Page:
19th of June, I’m in a hostel here in Leticia Amazonas, taking it easy trying to recover from a terrible diarrhea I had been suffering since the second day of my visit in the jungle. I don’t travel for the first time, I should have known better. Salads, ice and strange homemade alcohol are the most risky choices one could make, and I made it all!
That led to an interesting adventure in the middle of the jungle as we were staying with a local family in a wooden settlement about an hour away from the amazon river. I started feeling bad and I asked to stay at the settlement to rest as the rest of the guys, a lovely family from Spain, and our guide, continued with the tour into the jungle. So I was left alone at the settlement and that’s when things got worse. I can’t really remember how many times I had to go to the bathroom, maybe it was every 20 minutes or so, had terrible stomach ache and a little bit of fever. I was losing so much liquid so fast, I admit I was a bit scared since we were at least two hours away from the closest hospital in Leticia and the two Loperamida pills I got (similar to immodium) didn’t do the trick. I think I was close to fainting, but I had to hydrate myself so I went to the kitchen and tried to find the necessary ingredients for the antidote. A bottle of fresh drinkable water, a portion of salt, sugar and lemon juice is an amazing mixture for hydration if you don’t have access to a pharmacy, and luckily all the ingredient were there so I was able to craft the magic potion.
When the guys came back I was looking pale and I think they were scared. I was still losing a lot of liquid and I thought that by the next day I wouldn’t be able to walk my way to Santa Sofia to get the boat. Then after some phone calls, our guide Saul offered me to go with them to Santa Sofia, the indigenous settlement next to the Amazon river and from there a coast guard boat could take me back to the coast. Note that there’s a regular boat twice a day carrying passengers from Leticia to the various villages and communities in the jungle, but the last one was gone and I had to wait for the next day. The second part of the problem was we had to walk for 30-40 minutes in the jungle and then get a small boat and paddle our way to Santa Sofia for about 30 minutes more. Luckily Ivan, a tourist from Spain, decided to help me and even carry my backpack for me which was super nice. So we started our journey into the jungle, with me feeling really weak and the jungle really dark and scary since the sun had set. The boat ride in the river was particularly scary because it was dark and we knew there are Caymans (a type of Crocodile) in the waters.
Luckily we made it to Santa Sofia where we stayed in the police station for a while, where the young officers were chillin’ by listening to really loud music. Even though I was in pain I noticed one of the officers was flirting with a good looking girl that wasn’t wearing a uniform so I’m not sure if she was a policeman or not. Furthermore, there was a kitchen, a billiard and a huge TV broadcasting the results of the presidential elections. It was a very dirty police station though, especially the bathroom. Despite the misfortunes I was happy I was able to lay down on a wooden bed and I was thrilled when I was offered suero to hydrate myself. We were waiting for 1,5 hours and still no boat from Leticia and I was thinking I had to pass the night there, then the chief of the station approached me and said that a boat is coming but I should act like I were really sick, in pain and not able to walk because the coast guard didn’t want to come to get me if the situation wasn’t serious enough. I found that really funny because I didn’t had to act or anything, I was feeling really weak there.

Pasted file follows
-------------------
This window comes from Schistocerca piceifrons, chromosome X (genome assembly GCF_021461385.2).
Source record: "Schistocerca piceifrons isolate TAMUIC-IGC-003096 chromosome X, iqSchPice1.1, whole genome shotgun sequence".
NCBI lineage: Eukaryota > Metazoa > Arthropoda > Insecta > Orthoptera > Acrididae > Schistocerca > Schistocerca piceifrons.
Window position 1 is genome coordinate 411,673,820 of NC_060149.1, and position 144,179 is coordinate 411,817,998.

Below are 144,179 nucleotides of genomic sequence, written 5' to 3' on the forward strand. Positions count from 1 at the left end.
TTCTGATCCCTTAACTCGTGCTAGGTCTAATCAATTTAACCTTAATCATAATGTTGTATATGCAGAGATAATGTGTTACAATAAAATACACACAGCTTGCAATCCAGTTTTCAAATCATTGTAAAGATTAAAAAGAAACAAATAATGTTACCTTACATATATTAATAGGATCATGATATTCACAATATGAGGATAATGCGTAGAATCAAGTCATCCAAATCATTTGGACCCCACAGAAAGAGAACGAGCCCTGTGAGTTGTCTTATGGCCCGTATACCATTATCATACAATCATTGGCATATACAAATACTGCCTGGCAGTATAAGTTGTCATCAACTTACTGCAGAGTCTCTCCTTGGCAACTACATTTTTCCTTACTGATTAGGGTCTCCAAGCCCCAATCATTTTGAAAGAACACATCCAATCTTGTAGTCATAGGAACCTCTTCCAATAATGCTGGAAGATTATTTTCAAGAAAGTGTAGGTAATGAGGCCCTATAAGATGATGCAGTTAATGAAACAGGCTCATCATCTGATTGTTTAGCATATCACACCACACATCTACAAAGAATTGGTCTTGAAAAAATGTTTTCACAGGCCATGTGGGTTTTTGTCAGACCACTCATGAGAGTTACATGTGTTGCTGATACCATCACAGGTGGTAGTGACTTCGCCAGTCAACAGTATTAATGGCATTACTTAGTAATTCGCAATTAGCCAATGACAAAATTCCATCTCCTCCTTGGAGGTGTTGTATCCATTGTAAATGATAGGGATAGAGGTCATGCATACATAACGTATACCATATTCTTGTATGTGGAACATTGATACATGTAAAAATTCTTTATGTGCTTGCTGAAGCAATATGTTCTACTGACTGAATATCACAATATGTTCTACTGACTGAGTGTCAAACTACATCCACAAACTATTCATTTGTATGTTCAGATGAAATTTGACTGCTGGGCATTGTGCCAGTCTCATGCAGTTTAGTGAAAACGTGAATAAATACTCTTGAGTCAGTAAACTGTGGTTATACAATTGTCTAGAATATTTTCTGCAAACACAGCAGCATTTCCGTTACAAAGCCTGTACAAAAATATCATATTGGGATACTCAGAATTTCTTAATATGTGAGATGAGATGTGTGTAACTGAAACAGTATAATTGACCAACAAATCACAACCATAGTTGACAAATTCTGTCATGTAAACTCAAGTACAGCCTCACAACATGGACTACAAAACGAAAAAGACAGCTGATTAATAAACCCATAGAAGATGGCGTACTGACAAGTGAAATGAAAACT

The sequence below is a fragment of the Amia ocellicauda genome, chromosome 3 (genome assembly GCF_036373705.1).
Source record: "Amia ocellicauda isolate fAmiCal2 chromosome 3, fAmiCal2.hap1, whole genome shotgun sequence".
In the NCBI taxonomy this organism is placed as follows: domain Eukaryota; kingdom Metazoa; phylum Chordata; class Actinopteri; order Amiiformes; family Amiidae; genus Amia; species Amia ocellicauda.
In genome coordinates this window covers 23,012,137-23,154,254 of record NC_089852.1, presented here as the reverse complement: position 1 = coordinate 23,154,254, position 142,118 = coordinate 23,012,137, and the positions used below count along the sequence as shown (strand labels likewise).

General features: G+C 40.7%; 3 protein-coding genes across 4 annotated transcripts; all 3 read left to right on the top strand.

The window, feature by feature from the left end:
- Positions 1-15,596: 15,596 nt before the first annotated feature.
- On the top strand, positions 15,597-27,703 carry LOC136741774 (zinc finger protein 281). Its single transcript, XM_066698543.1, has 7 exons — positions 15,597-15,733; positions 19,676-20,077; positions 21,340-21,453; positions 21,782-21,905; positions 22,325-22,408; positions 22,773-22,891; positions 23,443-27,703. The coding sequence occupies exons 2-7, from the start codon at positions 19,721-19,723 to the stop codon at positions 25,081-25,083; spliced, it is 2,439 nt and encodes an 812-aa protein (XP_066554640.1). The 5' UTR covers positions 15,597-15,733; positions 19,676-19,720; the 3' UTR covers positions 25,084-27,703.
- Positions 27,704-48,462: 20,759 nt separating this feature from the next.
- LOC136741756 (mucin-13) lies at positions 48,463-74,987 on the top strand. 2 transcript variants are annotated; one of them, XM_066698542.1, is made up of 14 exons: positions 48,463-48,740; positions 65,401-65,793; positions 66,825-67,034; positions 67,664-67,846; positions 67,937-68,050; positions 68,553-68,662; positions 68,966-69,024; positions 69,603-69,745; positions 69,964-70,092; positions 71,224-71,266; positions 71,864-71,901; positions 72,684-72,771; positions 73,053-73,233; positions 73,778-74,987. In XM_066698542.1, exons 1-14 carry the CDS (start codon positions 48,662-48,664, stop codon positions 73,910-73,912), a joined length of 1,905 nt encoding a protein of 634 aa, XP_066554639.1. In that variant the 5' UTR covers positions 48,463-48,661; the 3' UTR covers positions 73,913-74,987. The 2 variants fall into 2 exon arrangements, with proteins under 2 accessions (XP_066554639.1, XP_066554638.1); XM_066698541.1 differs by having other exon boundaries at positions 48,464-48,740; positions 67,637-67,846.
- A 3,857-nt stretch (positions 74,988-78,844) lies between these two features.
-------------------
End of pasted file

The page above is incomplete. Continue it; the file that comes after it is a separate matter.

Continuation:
So the coastal guard came with a fancy boat, I exaggerated a bit the moaning from the stomach ache I was feeling, I thanked everybody and I was good to go. Unfortunately, the boat didn’t have space for sick passengers so I just laid down and they covered me with a couple of life vests. I had a smile because never had I imagined me getting out of the jungle like this.
When we arrived to Leticia, they asked for my passport, they took some pictures of me and let me go. Luisa, the owner of the hostel I was staying in Leticia, was waiting for me very worried. We went together to the hospital where the doctor said everything is fine, I had the traveler’s diarrhea and gave me a couple of antibiotics and lots of suero to hydrate me. Going back to the hostel I had a strange feeling that Luisa was a bit mad at me for getting sick, she said that the police wanted to visit the hostel the other day and ask questions about my situation and why I called the coast guard and an ambulance to get me. I mean, I haven’t done anything wrong and I didn’t call anyone. I was very sick in the middle of the jungle, I was offered an emergency ride to the hospital of Leticia and I took it. What else could I have done? Other than that, Luisa had been so great and I thank her for that, she was like a mother to me, offering me suero and some rice. She even made a special breakfast for me the next morning and an amazing soup that made me feel a lot better.
I recovered quickly in less than a day but it was a very intense experience. Till now the police haven’t visited us so I don’t know if it was a way to scare us or what. In a couple of hours I’m getting a flight to Cartagena in the Colombian coast longing for my next adventure.
I’m still alive bitchesssss!!